I simply wish the biggest movers and shakers in the film industry could find something better to do than dangle digital car keys over our collective crib.

Another case in point: so much of British dramatic television is superior to our stateside fare. Barb and I are watching a series called TRIAL AND RETRIBUTION on DVD, and are about half-way through the show’s run so far. The basic premise is LAW AND ORDER — follow a crime through arrests and trial — but the difference is in the execution. The series is gritty and adult, detailed and in depth, and stylishly shot (with signature use of split screen), with flawed detectives, scary but human perpetrators, and lawyers who too often are just playing a game. It’s a beautifully directed show, and so far every episode (each over three hours in length) I would consider better than all but a handful of American theatrical releases I’ve seen this year. And I see a lot, being a glutton for punishment.

Other current British shows with this high standard include ASHES TO ASHES (the LIFE ON MARS follow-up), HUSTLE (inspiration for LEVERAGE, one of the best American shows), SPOOKS (known as M1-5 over here) and LEWIS (sequel to the classic MORSE). Less ambitious but enormously entertaining is the blackly comic MIDSOMER MURDERS.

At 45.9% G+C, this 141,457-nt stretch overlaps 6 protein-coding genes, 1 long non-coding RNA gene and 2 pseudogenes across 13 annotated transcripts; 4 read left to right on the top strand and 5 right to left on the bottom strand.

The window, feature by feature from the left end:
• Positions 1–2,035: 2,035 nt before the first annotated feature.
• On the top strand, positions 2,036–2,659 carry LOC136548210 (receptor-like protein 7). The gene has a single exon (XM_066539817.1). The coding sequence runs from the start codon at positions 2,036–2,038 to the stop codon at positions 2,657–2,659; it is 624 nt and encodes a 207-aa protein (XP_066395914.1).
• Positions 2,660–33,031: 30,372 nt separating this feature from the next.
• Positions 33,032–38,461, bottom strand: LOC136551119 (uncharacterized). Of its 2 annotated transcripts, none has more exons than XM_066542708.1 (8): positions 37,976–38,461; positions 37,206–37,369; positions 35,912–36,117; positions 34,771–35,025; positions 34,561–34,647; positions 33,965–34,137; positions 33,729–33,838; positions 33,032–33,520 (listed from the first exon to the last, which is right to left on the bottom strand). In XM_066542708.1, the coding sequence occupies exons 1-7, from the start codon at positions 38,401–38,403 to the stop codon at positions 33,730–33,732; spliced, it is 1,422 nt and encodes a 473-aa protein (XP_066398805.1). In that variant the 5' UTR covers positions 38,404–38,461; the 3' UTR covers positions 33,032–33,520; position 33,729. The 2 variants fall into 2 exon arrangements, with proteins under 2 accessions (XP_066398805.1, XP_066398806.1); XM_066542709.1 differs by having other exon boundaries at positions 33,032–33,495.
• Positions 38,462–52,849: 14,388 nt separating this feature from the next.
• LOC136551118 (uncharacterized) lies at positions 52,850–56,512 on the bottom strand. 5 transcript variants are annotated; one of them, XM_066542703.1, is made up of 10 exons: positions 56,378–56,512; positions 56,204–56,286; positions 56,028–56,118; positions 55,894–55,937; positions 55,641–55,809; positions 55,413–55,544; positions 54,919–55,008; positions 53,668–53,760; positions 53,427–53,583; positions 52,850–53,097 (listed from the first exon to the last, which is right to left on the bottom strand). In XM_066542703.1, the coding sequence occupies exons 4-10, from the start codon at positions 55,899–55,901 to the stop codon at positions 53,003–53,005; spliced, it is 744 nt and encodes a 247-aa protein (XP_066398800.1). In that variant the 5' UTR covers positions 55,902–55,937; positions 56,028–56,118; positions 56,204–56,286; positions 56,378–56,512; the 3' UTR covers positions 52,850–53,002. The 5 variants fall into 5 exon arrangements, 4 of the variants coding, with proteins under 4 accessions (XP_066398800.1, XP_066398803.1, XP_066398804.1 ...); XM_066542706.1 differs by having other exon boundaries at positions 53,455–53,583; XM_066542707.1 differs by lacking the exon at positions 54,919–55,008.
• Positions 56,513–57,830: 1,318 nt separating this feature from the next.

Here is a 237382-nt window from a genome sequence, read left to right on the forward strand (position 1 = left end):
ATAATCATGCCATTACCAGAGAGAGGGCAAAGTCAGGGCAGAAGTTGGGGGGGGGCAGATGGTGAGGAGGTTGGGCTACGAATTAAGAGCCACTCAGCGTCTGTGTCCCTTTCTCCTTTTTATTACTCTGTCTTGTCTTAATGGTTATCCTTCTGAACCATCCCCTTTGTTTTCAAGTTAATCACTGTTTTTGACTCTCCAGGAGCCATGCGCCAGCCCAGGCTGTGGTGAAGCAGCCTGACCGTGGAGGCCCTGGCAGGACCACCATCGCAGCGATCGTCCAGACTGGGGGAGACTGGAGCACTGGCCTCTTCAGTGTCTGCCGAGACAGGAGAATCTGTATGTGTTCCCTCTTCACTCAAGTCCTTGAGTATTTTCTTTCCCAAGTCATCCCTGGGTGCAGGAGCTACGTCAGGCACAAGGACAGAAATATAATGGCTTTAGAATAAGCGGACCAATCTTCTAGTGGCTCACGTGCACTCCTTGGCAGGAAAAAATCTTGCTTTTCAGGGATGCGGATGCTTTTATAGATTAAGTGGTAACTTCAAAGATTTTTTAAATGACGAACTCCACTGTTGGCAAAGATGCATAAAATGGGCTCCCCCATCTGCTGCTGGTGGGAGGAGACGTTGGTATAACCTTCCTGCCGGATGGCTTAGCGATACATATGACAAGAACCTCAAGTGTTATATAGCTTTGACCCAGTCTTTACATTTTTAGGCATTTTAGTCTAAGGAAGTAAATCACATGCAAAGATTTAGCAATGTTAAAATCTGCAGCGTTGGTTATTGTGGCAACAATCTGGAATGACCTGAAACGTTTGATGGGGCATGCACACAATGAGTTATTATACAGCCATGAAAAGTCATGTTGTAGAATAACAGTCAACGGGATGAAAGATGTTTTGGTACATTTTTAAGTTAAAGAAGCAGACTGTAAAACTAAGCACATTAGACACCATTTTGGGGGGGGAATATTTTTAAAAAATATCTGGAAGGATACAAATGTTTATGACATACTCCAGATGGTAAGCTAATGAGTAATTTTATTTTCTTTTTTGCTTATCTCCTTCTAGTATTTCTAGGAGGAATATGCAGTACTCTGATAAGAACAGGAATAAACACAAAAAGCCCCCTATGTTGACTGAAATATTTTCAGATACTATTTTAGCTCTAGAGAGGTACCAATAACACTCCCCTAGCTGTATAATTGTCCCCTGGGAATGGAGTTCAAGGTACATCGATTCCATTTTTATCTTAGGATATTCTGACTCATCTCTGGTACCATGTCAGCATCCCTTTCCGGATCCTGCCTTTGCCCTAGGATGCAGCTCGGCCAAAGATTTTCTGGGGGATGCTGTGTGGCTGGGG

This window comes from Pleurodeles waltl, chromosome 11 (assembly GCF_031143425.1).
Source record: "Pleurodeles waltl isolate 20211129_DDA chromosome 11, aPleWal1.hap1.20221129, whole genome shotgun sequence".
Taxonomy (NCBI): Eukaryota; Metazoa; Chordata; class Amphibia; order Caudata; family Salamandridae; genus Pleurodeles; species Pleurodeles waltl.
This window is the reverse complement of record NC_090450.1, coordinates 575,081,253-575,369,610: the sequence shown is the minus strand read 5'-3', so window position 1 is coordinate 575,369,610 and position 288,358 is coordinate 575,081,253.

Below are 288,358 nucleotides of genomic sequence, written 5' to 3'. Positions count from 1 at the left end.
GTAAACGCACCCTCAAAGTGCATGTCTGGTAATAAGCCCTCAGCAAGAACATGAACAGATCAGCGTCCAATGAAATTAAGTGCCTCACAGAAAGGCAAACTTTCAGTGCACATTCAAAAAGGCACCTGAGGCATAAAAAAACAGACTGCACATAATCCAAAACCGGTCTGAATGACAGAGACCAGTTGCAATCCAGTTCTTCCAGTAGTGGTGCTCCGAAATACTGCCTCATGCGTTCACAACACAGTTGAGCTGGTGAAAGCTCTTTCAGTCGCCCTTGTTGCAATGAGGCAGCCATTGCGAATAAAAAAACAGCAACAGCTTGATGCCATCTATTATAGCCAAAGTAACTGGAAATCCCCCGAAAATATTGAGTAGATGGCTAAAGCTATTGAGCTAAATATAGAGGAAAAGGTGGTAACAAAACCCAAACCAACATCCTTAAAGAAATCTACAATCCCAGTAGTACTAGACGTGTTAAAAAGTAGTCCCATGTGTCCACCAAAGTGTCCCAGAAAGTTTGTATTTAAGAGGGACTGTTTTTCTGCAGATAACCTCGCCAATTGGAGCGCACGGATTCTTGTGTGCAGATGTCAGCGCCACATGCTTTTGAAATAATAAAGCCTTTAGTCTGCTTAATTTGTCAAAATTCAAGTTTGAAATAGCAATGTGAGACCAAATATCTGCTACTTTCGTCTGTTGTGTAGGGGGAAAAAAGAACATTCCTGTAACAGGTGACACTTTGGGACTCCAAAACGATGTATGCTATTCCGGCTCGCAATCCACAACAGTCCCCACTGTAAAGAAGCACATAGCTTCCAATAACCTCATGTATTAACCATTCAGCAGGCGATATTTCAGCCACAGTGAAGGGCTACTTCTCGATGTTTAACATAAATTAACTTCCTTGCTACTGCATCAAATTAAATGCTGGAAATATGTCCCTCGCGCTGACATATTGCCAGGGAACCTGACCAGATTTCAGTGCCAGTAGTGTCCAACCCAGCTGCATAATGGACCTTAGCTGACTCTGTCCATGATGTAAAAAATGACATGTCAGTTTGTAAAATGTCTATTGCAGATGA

If you’re wondering about my own filmmaking efforts, I can report that ROAD TO PURGATORY seems to be moving forward — not a “go” yet but seemingly close. And if you’re looking for a stocking stuffer, might I suggest CAVEMAN: V.T. HAMLIN & ALLEY OOP (), ELIOT NESS: AN UNTOUCHABLE LIFE (), or THE LAST LULLABY. Indies all.

Eliot Ness


Message from M.A.C. – September 19, 2008

Friday, September 19th, 2008

This is probably my record year for number of books published (and for me that’s saying something, I know). But I’m really proud of what Barb and I have accomplished of late, and want to make sure you’re aware of what’s out there already, and what’s coming.

Antiques Flee Market